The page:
I’ve never really like the word ‘school’. It reminds me of a time in my life when authoritative figures reigned over me. To be honest, I’ve hated authority all my life and have done all I can to avoid being dictated to. It’s not that I want to be a dictator to others of course, I just prefer the joys of individual freedom. Two weeks ago at PGA Catalunya, I was back at school. A different kind of school admittedly, but a school nonetheless.
I acted my usual way in some respects. For instance I disposed of two clubs during the week, borne out of anger because the teacher (the golf course and golf itself in this instance) didn’t give me what I wanted. I opted out of attending the mandatory players meeting on the Friday afterwards. It is true I did have commitments at home on that Friday, but still, the rebellious chimp inside quite enjoyed displaying the figurative middle finger to the powers above. After all, what can I be taught that I don’t already know? That approach got me seven GCSE’s. Comfortable enough to qualify for a job stacking shelves at Asda. Although with my looks, I’m sure it would’ve only been a matter of time before Tesco’s came looking.
I did however manage to achieve one thing I never could at school: success. In spite of all my unappealing tendencies I outlined above, I came through a very difficult task this time due to my attitude. It’s far better than what it used to be. Still not perfect on the golf course sometimes, but off it considerably improved. And after Portugal, the only thing that could’ve derailed me further, was a bad attitude.
When I saw the draw for the first two rounds, I was so excited to be playing with Laurie and Ross Kellett. I’m good friends with Laurie. We talked about the stock market, wine, life, downforce, even what it would be like to be a golfer without a galloping mind. Me and Ross just talked about rabbits. I saw Gary King again. A cool chap who has grown up since the days of being involved in prank phone calls and throwing sweets at passengers trying to sleep on aeroplanes. Matt Nixon, Scott Henry…it was even nice to see Tom Lewis at Q School. I never thought I’d see the day Tom Lewis smiled while being at Q School.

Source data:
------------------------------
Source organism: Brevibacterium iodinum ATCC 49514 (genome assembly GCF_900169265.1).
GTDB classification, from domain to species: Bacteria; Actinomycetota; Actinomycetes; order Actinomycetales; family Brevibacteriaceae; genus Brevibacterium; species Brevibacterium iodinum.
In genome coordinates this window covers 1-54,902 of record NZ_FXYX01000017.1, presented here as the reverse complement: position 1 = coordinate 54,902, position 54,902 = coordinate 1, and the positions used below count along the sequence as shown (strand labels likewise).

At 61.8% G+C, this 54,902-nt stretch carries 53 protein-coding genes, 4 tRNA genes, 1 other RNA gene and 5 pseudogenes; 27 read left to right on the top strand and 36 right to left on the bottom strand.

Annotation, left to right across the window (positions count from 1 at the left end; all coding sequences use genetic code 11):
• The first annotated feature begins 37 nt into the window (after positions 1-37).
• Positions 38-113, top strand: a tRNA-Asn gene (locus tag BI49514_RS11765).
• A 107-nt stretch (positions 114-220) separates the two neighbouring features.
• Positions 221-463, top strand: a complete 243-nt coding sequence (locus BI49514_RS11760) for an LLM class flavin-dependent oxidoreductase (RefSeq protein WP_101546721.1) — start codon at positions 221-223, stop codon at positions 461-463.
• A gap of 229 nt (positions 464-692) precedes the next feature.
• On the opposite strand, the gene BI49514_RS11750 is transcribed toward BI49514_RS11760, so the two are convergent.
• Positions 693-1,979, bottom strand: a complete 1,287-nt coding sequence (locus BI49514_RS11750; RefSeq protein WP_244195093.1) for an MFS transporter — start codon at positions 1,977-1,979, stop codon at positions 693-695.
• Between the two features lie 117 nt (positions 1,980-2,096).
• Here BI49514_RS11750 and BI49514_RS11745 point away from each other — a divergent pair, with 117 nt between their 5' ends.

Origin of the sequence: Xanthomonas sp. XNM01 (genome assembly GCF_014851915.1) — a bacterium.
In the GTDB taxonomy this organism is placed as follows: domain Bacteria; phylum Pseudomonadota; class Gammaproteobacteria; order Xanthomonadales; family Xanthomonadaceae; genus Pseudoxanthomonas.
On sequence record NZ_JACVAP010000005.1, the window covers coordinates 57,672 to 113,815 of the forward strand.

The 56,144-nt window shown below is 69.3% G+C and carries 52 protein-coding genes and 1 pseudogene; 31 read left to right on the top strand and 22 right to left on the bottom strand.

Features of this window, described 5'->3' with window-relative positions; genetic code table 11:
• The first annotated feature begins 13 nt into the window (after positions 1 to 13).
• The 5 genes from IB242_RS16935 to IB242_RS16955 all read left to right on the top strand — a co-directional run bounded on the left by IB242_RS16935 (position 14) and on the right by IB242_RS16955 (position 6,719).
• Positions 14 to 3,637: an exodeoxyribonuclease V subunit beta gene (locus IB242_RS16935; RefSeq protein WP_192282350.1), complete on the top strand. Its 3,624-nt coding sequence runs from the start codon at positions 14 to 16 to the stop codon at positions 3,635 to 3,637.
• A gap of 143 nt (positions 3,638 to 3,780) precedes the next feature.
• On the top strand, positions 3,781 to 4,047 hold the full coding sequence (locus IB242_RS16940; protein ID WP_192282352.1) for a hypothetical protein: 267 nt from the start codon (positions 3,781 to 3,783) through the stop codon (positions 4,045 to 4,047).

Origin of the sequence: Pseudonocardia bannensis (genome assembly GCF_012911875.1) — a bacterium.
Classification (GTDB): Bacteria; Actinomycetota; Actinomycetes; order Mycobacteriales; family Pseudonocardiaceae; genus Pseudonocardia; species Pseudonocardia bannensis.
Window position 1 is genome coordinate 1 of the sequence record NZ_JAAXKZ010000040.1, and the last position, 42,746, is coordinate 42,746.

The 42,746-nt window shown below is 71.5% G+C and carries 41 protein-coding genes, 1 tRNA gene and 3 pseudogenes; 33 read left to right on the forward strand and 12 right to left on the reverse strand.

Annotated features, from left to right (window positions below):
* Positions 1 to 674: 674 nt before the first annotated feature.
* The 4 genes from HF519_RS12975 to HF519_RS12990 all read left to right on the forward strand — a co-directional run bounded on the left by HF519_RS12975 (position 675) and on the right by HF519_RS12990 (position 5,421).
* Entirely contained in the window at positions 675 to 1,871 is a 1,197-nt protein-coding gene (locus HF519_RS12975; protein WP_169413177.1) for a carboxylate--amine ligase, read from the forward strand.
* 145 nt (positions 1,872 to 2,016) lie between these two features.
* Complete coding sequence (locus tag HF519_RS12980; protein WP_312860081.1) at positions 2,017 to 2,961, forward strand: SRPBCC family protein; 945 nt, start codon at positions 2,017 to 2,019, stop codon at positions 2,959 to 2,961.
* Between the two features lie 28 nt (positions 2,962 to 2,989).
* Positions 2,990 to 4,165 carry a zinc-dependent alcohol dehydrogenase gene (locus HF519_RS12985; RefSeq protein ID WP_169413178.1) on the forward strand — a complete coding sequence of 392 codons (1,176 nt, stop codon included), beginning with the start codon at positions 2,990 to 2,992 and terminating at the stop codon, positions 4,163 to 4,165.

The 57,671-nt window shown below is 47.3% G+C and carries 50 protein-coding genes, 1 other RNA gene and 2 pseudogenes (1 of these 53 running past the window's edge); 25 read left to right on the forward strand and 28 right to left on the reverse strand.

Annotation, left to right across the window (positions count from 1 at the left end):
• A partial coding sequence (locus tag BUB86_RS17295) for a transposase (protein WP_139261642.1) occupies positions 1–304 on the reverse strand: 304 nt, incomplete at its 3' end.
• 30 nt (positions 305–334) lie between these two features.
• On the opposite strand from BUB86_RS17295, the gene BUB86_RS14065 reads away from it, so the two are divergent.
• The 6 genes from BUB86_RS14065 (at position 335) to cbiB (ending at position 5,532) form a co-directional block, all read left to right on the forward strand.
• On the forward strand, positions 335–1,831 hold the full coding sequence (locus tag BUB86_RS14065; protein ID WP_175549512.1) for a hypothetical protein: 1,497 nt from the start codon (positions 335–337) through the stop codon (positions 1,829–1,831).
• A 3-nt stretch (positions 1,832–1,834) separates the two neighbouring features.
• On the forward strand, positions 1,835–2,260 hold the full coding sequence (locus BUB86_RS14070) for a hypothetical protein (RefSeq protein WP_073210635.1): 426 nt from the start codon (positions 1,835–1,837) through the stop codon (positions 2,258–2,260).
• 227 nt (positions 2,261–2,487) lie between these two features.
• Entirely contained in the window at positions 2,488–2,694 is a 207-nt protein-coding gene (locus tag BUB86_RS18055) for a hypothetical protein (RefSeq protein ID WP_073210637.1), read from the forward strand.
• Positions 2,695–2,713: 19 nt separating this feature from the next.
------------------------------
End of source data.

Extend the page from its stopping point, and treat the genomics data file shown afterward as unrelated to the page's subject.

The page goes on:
The irony for me was that Q School corresponded with The Race to Dubai finale. I’ve been part of that event the last two years. Last year in fact I upgraded to a suite at The Atlantis for 250 pounds a night. What a bargain! A year on and I’m hobbling around PGA Catalunya on a windy day trying to avoid disaster so my mum can keep as many cigarettes in her packet as possible. Of course I wasn’t thinking about disasters, but watching my mum and dad wander around, I’m not sure the same can be said for them. PGA Catalunya is a tree lined course and beneath the trees laid hundreds of giant pinecones. I only know this because every time I hit a slightly off shot, I would watch my dad scurry into the woods, hunt about, and exit with two or three more giant pinecones. It was his way of stripping away the nerves I think. Little did it do for my confidence.
But they were there. And all credit to them because as parents not only have they had to watch me suffer with the blocks and hooks this year, the pain of losing my Tour card live on TV, they’ve now also had to go through the exhausting, unrelenting event that is Q School. At least my dad has got his front tooth back though (that story can wait).
I suppose I should mention what it was actually like to play Q School. Exhilarating is the word. In a totally different way to what it’s like the be in contention at Wentworth, but still, totally encapsulating. I’ve never played an event where so much can rest on one shot. Witnessing Richard McEvoy scrape through on 5 under par was one of the bravest performances I’ve ever seen. He has two kids at home and a wife who works as a teacher. I hope they realise how hard he had to work to get his Tour card back. Personally, I was playing so well tee to green that I never really felt too much pressure. I did get a little edgy coming in on the final day. When I realised winning the tournament wasn’t possible, I was just relieved to walk off the last green at 10 under par and 5th place considering the shots I was beginning to hit.
All in all it was such an amazing and interesting experience. The kind I haven’t had for quite a while. Probably since the Grand Final on the Challenge Tour in 2012. Although I can’t say that even came close to the psychologically tormenting nature of Q School. Regaining my Tour card will come with many benefits, but for now, the best one is where I’m heading: Leopard Creek. My girlfriend will do her annual duty of carrying the bag, and her daily duty of keeping me happy. I came 8th last year, playing at times like a bit of a buffoon. The way I’m feeling now, I hope for much better…
But we all know how this game is…